function bessel0(x) {
if(x <= 3.75) return _horner(b0_a, x*x/(3.75*3.75));
return M.exp(M.abs(x))/M.sqrt(M.abs(x))*_horner(b0_b, 3.75/M.abs(x));
}

var b1_a = [0.5, 0.87890594, 0.51498869, 0.15084934, 0.2658733e-1, 0.301532e-2, 0.32411e-3].reverse();
var b1_b = [0.39894228, -0.3988024e-1, -0.362018e-2, 0.163801e-2, -0.1031555e-1, 0.2282967e-1, -0.2895312e-1, 0.1787654e-1, -0.420059e-2].reverse();
function bessel1(x) {
if(x < 3.75) return x * _horner(b1_a, x*x/(3.75*3.75));
return (x < 0 ? -1 : 1) * M.exp(M.abs(x))/M.sqrt(M.abs(x))*_horner(b1_b, 3.75/M.abs(x));
}

return function besseli(x/*:number*/, n/*:number*/) {
n = Math.round(n);
if(n === 0) return bessel0(x);
if(n == 1) return bessel1(x);
if(n < 0) throw 'BESSELI Order (' + n + ') must be nonnegative';
if(M.abs(x) === 0) return 0;

var ret, j, tox = 2 / M.abs(x), m, bip, bi, bim;
m=2*M.round((n+M.round(M.sqrt(40*n)))/2);
bip=ret=0.0;
bi=1.0;
for (j=m;j>0;j--) {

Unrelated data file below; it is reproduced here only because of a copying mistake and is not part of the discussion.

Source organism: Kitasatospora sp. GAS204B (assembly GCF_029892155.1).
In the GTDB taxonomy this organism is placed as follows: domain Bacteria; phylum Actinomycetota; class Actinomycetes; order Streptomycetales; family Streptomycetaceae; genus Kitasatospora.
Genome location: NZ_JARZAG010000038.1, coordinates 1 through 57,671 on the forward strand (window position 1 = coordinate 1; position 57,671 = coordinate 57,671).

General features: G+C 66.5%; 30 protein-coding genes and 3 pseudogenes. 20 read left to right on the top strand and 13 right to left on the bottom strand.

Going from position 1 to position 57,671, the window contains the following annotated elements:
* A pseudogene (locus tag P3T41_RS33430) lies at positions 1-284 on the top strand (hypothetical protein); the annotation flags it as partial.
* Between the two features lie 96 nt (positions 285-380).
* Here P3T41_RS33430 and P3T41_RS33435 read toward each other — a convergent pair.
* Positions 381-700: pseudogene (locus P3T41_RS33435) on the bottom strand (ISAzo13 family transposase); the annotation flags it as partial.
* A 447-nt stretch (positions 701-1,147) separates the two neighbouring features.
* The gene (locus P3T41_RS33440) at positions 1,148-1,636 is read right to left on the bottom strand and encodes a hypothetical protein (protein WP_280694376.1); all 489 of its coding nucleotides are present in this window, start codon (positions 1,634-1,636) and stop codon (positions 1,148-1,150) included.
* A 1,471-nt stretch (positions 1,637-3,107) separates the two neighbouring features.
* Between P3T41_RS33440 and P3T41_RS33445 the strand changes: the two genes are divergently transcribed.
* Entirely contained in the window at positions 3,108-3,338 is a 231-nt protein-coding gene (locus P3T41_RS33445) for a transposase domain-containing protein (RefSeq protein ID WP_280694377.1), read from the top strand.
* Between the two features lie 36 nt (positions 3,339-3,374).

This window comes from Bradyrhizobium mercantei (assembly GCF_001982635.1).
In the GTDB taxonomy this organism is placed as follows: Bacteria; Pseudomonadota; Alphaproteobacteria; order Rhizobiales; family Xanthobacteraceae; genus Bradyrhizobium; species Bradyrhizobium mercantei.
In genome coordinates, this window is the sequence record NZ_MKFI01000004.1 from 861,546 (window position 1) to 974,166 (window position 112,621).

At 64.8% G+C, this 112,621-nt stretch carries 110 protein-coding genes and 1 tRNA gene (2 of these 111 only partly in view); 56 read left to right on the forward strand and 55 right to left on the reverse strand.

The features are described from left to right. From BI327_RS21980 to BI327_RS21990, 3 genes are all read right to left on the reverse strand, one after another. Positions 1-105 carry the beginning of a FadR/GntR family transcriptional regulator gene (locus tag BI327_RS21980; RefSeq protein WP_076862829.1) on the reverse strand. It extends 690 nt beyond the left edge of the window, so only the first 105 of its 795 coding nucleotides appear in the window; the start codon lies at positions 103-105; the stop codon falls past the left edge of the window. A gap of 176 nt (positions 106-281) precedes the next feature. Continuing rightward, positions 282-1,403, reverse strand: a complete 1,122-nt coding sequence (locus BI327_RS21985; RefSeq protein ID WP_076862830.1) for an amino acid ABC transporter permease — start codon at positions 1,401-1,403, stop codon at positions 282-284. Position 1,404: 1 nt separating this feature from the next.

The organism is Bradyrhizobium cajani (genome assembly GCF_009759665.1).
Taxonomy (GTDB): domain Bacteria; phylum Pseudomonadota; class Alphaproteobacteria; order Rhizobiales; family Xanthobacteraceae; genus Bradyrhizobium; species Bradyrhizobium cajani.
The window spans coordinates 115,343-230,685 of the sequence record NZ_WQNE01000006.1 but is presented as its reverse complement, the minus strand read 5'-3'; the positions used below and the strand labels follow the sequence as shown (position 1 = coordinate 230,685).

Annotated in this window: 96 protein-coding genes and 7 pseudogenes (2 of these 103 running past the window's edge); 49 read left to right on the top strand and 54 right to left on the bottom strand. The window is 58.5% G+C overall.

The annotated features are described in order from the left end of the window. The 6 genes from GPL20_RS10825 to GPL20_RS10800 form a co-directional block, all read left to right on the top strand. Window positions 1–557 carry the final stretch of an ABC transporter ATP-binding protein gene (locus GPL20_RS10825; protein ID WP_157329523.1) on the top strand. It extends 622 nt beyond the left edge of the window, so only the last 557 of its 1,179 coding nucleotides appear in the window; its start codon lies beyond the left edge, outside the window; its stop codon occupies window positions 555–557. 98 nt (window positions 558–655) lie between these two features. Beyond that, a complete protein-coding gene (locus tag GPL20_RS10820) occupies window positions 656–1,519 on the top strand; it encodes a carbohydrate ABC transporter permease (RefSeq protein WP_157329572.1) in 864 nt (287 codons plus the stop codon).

bim=j*tox*bi + bip;
bip=bi; bi=bim;
if (M.abs(bi) > 1E10) {
bi *= 1E-10;
bip *= 1E-10;
ret *= 1E-10;
}
if(j == n) ret = bip;
}
ret *= besseli(x, 0) / bi;
return x < 0 && (n%2) ? -ret : ret;
};

})();

var besselk = (function() {
var b0_a = [-0.57721566, 0.42278420, 0.23069756, 0.3488590e-1, 0.262698e-2, 0.10750e-3, 0.74e-5].reverse();
var b0_b = [1.25331414, -0.7832358e-1, 0.2189568e-1, -0.1062446e-1, 0.587872e-2, -0.251540e-2, 0.53208e-3].reverse();
function bessel0(x) {
if(x <= 2) return -M.log(x/2)*besseli(x,0) + _horner(b0_a, x*x/4);
return M.exp(-x)/M.sqrt(x)*_horner(b0_b, 2/x);
}

var b1_a = [1.0, 0.15443144, -0.67278579, -0.18156897, -0.1919402e-1, -0.110404e-2, -0.4686e-4].reverse();
var b1_b = [1.25331414, 0.23498619, -0.3655620e-1, 0.1504268e-1, -0.780353e-2, 0.325614e-2, -0.68245e-3].reverse();
function bessel1(x) {
if(x <= 2) return M.log(x/2)*besseli(x,1) + (1/x)*_horner(b1_a, x*x/4);
return M.exp(-x)/M.sqrt(x)*_horner(b1_b, 2/x);
}

return _bessel_wrap(bessel0, bessel1, 'BESSELK', 2, 1);
})();


## Export Magic

Now we need to export:

if(typeof exports !== "undefined") {
exports.besselj = besselj;
exports.bessely = bessely;
exports.besseli = besseli;
exports.besselk = besselk;
}


# Testing

Fortunately, these functions are available in Excel, so you can test there (or use the same functions in Mathematica). Note that this uses Excel semantics, which are reverse from Mathematica:

BesselJ[n, x] (* Mathematica *)